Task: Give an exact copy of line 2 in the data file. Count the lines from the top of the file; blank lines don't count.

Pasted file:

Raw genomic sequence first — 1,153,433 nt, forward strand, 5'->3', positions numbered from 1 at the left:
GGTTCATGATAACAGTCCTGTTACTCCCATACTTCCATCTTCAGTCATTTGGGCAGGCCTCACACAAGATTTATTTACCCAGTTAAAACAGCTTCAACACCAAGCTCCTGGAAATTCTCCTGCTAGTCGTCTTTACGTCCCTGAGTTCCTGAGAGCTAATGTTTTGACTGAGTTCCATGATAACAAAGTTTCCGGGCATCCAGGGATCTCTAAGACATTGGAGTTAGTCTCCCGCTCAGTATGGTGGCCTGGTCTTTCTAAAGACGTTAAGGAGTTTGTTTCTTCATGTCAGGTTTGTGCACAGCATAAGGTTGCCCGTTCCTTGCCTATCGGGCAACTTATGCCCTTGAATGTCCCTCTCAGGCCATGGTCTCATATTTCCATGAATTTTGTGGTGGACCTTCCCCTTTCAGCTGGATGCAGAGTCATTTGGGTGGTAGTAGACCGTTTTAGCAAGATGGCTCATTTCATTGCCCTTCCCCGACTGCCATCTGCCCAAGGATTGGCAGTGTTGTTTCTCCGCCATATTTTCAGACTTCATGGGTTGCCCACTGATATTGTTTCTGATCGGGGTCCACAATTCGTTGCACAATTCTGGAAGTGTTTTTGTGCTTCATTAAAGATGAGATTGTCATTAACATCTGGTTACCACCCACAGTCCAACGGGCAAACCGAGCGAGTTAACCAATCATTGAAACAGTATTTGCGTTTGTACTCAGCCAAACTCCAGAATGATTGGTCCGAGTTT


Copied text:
GGTTCATGATAACAGTCCTGTTACTCCCATACTTCCATCTTCAGTCATTTGGGCAGGCCTCACACAAGATTTATTTACCCAGTTAAAACAGCTTCAACACCAAGCTCCTGGAAATTCTCCTGCTAGTCGTCTTTACGTCCCTGAGTTCCTGAGAGCTAATGTTTTGACTGAGTTCCATGATAACAAAGTTTCCGGGCATCCAGGGATCTCTAAGACATTGGAGTTAGTCTCCCGCTCAGTATGGTGGCCTGGTCTTTCTAAAGACGTTAAGGAGTTTGTTTCTTCATGTCAGGTTTGTGCACAGCATAAGGTTGCCCGTTCCTTGCCTATCGGGCAACTTATGCCCTTGAATGTCCCTCTCAGGCCATGGTCTCATATTTCCATGAATTTTGTGGTGGACCTTCCCCTTTCAGCTGGATGCAGAGTCATTTGGGTGGTAGTAGACCGTTTTAGCAAGATGGCTCATTTCATTGCCCTTCCCCGACTGCCATCTGCCCAAGGATTGGCAGTGTTGTTTCTCCGCCATATTTTCAGACTTCATGGGTTGCCCACTGATATTGTTTCTGATCGGGGTCCACAATTCGTTGCACAATTCTGGAAGTGTTTTTGTGCTTCATTAAAGATGAGATTGTCATTAACATCTGGTTACCACCCACAGTCCAACGGGCAAACCGAGCGAGTTAACCAATCATTGAAACAGTATTTGCGTTTGTACTCAGCCAAACTCCAGAATGATTGGTCCGAGTTT